How to use skin essentials | How to use skin shop or fresh wash

But are so many products really neccessary? We help you decide which of those bottles and jars are really essential.


The idea of using a bar of soap when there are so many fancy bottles body wash lining the shelves is surely unfashionable.

But which is more effective? Promoters of liquid cleansers claim that these are gentler than bathing bars as they contain large amounts of petrolatum - an ingredient that moisturises and lubricates the skin.

Undoubtedly soap bars are more alkaline and have a dehydrating impact on the skin. " Body washes are a more convenient and hygienic option for bathing and they spread easily over the skin. They have hydrating and nourishing ingredients too," says Dr Chiranjeev Chabra, dermatologist and cosmetic laser surgeon, Skin Alive Clinic.

On the flip side, conservatives claim that the moisturising property of liquid cleansers makes them less effective at removing dirt and reducing body odour.

"The reality is that both soap bars and body wash are equally good in cleaning the body. The selection should be based on individual skin requirements and the season," says Dr Anil Malik, senior consultant, dermatology, Sitaram Bhartia.

Moreover, many mild soap bars are now available in the market, which have a neutral pH of 7- 10 and don't have the same drying effect. " Earlier soaps had high per cent of caustic and this left the skin dry and stretchy. Things have changed now.

Special soaps are available too for acne skin which are antiseptic and help to dry the acne," says Dr Chabr.


Body wash is ideal for winter or hot and dry weather.

Use soap bars on hot and humid days, during the rainy season or if you have oily skin.


DO we really need different creams for the days and night? Can't day creams be used at night too? Experts say no. Our skin needs different products as the skin's requirement varies according to the body clock. " During the day our skin needs protection from pollution and harmful rays. At night, the skin needs to rejuvenate itself and repair all the damage that goes during the day," says Dr Sachin Dhawan, head, department of dermatology, Artemis.

Day creams contain antioxidants and titanium dioxide ( or other sunscreens), which serve as proper shield for the skin. Night creams, on the other hand, have higher levels of active ingredients such as vitamin C, retinol and alpha hydroxy acids ( AHAs) that repair the skin and also moisturise it. Moreover, night creams are highly concentrated, thicker and stronger than day creams because the skin dries out more quickly while you sleep.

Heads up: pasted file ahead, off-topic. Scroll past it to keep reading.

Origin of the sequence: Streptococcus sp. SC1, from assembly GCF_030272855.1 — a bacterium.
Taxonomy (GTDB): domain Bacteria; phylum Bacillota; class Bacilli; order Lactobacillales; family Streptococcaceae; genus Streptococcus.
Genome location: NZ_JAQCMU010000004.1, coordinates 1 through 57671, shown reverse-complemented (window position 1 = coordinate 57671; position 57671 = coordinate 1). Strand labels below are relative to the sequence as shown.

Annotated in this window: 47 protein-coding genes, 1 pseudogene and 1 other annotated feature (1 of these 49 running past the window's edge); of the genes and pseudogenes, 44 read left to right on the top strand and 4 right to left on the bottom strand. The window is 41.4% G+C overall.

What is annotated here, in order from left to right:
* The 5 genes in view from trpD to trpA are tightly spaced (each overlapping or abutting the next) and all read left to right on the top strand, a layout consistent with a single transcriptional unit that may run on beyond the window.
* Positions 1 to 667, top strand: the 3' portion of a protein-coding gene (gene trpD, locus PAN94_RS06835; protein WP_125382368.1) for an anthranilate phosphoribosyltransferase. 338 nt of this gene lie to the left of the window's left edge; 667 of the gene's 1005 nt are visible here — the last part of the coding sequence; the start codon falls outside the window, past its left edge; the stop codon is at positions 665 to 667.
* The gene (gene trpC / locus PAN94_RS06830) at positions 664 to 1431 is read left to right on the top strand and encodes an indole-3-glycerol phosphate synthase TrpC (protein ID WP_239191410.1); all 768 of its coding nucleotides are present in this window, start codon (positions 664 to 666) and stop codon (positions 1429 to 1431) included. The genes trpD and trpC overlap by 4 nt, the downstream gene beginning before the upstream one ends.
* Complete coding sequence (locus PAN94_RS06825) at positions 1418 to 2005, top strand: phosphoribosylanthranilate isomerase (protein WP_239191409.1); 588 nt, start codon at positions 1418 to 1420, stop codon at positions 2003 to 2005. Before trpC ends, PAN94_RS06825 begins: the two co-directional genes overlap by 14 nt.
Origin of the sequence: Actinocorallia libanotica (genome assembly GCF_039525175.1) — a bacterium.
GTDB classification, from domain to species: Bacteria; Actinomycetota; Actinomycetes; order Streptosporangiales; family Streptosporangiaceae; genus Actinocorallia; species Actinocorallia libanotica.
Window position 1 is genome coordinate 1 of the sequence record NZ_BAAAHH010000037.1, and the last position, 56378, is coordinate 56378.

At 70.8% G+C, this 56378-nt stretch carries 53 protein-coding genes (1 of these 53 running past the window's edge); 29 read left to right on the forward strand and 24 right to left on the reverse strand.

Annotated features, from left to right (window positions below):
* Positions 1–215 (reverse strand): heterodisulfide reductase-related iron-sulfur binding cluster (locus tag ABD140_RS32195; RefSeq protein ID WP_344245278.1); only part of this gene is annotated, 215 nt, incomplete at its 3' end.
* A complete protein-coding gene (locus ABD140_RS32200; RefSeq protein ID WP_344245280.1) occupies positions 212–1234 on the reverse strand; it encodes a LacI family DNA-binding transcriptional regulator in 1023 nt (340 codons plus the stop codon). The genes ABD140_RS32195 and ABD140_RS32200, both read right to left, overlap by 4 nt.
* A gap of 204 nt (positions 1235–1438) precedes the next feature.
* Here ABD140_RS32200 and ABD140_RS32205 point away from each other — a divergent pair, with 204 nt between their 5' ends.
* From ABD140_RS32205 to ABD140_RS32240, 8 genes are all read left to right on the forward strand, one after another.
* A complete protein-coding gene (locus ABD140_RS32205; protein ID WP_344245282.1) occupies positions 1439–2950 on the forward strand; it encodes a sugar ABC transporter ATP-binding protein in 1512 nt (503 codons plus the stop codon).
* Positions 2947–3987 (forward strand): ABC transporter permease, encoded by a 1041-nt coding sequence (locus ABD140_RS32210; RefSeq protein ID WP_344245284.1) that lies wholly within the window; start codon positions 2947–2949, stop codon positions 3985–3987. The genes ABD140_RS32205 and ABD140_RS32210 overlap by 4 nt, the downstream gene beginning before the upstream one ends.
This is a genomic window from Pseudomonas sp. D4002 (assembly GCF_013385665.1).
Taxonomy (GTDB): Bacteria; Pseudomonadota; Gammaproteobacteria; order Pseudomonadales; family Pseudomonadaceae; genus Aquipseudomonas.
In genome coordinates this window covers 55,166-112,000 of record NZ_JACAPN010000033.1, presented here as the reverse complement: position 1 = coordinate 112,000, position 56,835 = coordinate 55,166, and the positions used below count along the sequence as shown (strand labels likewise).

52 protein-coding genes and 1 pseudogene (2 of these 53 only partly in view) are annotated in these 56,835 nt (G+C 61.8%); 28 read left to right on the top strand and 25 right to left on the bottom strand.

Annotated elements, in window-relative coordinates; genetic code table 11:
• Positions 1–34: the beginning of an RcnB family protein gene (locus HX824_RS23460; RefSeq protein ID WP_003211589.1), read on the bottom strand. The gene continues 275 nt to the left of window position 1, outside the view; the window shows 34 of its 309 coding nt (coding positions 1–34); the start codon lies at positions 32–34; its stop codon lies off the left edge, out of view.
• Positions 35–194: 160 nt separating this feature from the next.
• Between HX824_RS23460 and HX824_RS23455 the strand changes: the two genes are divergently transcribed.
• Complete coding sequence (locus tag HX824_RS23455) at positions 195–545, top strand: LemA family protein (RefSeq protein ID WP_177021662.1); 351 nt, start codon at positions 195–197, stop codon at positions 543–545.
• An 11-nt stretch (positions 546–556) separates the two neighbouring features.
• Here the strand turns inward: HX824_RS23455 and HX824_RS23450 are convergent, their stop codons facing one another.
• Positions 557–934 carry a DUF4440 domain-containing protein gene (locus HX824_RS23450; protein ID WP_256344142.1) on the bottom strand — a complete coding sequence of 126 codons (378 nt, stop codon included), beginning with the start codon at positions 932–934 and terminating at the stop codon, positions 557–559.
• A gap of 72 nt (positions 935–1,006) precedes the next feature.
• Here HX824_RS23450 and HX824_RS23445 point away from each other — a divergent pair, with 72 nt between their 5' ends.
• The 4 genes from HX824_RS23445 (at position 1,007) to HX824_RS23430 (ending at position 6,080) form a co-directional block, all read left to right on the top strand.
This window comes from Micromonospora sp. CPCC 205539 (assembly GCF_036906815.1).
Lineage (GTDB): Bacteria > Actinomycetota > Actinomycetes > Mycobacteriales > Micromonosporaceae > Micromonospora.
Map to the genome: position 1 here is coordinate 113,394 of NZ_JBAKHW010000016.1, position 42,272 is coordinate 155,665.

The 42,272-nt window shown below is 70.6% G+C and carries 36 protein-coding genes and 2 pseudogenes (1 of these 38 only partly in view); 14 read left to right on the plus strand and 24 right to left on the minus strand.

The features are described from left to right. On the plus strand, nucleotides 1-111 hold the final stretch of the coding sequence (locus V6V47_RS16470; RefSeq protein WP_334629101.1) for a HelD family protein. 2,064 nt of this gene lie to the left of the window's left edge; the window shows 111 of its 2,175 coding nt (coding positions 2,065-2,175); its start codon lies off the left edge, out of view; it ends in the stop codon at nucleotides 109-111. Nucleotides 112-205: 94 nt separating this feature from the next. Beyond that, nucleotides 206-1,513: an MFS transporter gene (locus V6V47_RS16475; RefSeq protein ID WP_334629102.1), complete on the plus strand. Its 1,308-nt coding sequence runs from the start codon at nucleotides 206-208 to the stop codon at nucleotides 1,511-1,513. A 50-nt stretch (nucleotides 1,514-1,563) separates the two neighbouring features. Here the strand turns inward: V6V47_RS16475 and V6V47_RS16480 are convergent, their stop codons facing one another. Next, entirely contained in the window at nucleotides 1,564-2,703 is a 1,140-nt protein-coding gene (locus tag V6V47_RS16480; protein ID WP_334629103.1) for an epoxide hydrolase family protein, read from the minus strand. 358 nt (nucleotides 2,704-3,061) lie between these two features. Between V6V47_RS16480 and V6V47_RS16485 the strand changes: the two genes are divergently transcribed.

In fact, different categories of creams should be used by individuals of different skin types. In her book, The Skin Type Solution , Dr Leslie Baumann suggests that if your skin is dry, you need a hydrating night cream. Sensitive skin needs an anti- inflammatory night cream, while those with wrinkles should opt for a night cream with retinol or antioxidants.


If you use night cream during the day, the active ingredients can either get oxidised by the UV rays or cause skin reaction.


Astringents and toners were earlier part of female domain but are now popular among men too. " Our face needs intense cleaning to remove the proteins produced by the skin. These will otherwise block the pores, causing blackheads and acne," says Dr Dhawan. The purpose of an astringent and toner is the same - cleaning the skin, destroying bacteria that cause acne and adjusting the pH level in the skin.

But astringent is for oily skin while toner is for dry skin. Essentially astringent has an anti- bacterial quality that reduces oil, blackheads and cares for acne prone skin types. Toners, on the other hand, are milder and are meant for those who produce less oil on their face and older skins.


Astringents are alcohol based and intended for oily skin. Toners hydrate and tone the skin and are ideal for dry or normal skin.


NO ONE wants under eye pouches, dark circles or wrinkles and the solution seems to lie in over- the- counter eye gels and creams.

People assume these fulfil the same purpose.

But the reality is that eye gels and creams work differently. " Wrinkles are removed with a compound called matrixyl, which works best when delivered in the form of cream. Eye bags and dark circles, on the other hand, respond well to a chemical called haloxyl, effective when delivered in the form of a gel rather than cream," says Dr Urvashi Kaw, consultant, dermatology and cosmetology, B L Kapur Memorial Hospital.

Creams and gels are oil particles in water used in different proportions. Gels are less oily and tend to be absorbed faster by the skin. " Unlike creams, gels neither block the skin pores nor do they leave behind a greasy residual effect," says Dr Malik. " The skin under our eyes is 4- 5 times thinner than facial skin and is more porous. Therefore, the chances of pores getting blocked are higher under the eye," he adds. Hence, in general it's advisable to use eye gels as against eye creams in general.


Eye gels are intended to reduce puffiness, dark circles and eye sags, while creams may reduce wrinkling.

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